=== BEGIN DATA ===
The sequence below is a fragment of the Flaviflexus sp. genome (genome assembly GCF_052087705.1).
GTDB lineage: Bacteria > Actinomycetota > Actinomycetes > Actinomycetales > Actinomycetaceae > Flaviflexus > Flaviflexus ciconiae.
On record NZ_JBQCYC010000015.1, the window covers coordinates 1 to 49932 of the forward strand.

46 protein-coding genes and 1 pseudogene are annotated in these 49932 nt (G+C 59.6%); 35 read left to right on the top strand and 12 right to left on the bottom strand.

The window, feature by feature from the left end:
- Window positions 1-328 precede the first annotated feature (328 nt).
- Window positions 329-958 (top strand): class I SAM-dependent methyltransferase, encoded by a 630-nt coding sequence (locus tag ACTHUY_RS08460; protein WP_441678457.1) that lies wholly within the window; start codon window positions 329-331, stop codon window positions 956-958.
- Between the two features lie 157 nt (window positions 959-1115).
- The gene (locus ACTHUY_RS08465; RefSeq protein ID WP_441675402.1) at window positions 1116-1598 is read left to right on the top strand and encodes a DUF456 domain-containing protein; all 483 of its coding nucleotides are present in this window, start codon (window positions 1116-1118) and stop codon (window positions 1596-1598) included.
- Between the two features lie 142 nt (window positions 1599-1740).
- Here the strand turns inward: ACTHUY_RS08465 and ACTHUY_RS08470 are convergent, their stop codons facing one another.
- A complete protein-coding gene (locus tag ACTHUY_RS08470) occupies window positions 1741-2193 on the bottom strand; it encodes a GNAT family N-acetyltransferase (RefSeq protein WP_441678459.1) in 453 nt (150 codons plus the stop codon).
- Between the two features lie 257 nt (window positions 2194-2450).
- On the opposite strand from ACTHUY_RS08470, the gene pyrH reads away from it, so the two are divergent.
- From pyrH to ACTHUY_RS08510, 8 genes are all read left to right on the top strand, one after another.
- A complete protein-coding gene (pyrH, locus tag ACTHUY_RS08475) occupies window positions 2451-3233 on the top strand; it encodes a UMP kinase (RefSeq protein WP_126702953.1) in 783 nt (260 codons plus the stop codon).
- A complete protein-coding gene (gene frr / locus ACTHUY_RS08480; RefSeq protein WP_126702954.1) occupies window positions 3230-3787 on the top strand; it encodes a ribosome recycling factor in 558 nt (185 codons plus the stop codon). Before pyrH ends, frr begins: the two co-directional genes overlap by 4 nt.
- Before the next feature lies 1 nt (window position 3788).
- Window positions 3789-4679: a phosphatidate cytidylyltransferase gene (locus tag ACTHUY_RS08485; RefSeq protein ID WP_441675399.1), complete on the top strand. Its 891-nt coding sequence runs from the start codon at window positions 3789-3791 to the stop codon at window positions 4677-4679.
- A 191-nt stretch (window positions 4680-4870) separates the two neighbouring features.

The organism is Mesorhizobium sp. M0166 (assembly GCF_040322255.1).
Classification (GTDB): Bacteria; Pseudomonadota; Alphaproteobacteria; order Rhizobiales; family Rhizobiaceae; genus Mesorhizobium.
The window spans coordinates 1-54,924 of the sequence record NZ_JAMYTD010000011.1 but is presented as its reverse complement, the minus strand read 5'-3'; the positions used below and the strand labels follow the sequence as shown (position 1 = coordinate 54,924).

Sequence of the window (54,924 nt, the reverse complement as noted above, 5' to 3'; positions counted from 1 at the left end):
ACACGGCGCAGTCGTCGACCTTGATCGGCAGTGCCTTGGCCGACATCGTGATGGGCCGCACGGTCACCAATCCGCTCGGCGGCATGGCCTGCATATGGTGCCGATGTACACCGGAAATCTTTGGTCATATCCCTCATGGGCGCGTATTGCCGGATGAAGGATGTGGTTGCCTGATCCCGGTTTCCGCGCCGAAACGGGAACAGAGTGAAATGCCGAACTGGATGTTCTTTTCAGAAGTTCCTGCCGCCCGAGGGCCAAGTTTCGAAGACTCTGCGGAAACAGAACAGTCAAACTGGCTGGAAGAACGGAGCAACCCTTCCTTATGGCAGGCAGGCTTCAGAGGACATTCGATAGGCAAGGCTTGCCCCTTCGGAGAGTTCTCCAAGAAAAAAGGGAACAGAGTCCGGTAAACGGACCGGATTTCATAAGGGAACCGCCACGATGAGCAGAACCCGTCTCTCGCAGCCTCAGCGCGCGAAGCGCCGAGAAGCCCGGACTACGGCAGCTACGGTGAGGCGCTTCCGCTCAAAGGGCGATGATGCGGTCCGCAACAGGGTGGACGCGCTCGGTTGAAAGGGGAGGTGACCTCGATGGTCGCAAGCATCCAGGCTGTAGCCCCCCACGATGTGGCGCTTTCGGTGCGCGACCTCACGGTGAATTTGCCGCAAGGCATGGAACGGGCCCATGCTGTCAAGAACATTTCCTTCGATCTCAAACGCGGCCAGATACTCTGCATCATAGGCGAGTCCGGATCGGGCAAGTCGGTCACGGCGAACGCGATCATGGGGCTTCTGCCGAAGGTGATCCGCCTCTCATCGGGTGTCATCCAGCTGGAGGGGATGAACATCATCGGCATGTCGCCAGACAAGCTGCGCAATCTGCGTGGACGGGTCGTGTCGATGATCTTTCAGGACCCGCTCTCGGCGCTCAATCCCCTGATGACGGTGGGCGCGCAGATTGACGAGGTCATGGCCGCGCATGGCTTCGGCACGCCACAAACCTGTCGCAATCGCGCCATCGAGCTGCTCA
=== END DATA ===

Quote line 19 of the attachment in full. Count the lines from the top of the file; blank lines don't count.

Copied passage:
- Window positions 3789-4679: a phosphatidate cytidylyltransferase gene (locus tag ACTHUY_RS08485; RefSeq protein ID WP_441675399.1), complete on the top strand. Its 891-nt coding sequence runs from the start codon at window positions 3789-3791 to the stop codon at window positions 4677-4679.